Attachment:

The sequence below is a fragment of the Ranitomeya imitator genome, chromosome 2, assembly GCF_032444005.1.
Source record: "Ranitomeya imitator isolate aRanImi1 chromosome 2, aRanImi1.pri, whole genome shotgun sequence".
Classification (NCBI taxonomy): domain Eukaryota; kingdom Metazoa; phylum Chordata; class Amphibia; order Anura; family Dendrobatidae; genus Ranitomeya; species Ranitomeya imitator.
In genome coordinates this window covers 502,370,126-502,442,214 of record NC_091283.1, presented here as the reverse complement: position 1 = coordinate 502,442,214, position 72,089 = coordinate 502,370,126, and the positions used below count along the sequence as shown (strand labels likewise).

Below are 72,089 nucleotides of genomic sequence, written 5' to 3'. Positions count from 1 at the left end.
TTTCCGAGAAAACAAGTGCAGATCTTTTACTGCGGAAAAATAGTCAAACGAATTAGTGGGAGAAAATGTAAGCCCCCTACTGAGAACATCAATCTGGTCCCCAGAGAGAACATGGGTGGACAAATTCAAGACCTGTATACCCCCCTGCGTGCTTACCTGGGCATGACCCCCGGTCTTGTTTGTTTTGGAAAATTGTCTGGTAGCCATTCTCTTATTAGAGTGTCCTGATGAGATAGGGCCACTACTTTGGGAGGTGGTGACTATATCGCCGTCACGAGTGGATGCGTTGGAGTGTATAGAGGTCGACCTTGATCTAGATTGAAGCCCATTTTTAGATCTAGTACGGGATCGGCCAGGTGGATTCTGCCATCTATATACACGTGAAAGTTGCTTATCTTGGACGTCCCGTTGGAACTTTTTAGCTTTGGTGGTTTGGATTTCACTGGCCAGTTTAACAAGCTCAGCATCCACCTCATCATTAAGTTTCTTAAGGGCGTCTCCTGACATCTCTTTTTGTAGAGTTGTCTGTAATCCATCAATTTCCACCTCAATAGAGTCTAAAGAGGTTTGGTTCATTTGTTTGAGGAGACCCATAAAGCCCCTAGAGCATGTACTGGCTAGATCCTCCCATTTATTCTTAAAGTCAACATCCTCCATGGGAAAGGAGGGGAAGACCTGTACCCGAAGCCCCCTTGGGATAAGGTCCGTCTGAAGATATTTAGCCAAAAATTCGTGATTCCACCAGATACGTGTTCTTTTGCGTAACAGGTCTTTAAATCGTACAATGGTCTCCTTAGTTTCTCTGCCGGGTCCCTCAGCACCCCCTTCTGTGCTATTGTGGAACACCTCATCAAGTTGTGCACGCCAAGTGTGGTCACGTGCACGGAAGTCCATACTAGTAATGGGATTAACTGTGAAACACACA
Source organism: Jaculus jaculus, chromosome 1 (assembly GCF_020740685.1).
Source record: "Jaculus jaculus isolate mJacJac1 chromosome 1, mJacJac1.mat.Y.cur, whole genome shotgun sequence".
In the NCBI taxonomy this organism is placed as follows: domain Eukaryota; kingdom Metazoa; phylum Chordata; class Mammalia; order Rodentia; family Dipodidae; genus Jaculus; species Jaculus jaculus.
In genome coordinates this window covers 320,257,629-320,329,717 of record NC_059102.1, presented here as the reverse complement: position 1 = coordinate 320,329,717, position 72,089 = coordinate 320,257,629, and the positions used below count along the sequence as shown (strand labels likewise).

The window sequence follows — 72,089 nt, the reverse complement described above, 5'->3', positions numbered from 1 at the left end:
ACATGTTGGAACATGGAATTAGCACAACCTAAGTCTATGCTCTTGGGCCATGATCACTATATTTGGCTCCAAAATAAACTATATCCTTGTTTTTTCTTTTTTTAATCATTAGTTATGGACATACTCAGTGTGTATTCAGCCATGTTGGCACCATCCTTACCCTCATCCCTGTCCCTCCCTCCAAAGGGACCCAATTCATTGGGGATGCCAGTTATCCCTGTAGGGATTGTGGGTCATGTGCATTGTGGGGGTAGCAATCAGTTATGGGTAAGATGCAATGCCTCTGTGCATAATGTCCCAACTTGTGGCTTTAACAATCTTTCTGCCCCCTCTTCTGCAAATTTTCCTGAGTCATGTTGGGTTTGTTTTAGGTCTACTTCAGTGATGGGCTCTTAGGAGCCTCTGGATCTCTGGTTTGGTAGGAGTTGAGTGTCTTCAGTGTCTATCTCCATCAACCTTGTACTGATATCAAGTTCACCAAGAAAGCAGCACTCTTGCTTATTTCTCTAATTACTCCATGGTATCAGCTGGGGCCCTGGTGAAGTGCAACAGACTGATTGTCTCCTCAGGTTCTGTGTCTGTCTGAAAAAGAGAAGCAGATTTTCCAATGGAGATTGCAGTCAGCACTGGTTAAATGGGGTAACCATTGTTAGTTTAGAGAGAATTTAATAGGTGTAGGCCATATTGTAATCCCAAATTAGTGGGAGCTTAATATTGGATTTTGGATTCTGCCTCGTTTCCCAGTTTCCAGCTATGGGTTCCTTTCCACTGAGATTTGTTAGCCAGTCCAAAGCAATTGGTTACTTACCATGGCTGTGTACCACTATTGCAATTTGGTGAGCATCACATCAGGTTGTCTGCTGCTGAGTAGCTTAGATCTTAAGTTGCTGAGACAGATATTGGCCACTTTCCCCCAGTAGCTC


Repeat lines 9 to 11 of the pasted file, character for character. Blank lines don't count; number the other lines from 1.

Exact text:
In the NCBI taxonomy this organism is placed as follows: domain Eukaryota; kingdom Metazoa; phylum Chordata; class Mammalia; order Rodentia; family Dipodidae; genus Jaculus; species Jaculus jaculus.
In genome coordinates this window covers 320,257,629-320,329,717 of record NC_059102.1, presented here as the reverse complement: position 1 = coordinate 320,329,717, position 72,089 = coordinate 320,257,629, and the positions used below count along the sequence as shown (strand labels likewise).

The window sequence follows — 72,089 nt, the reverse complement described above, 5'->3', positions numbered from 1 at the left end: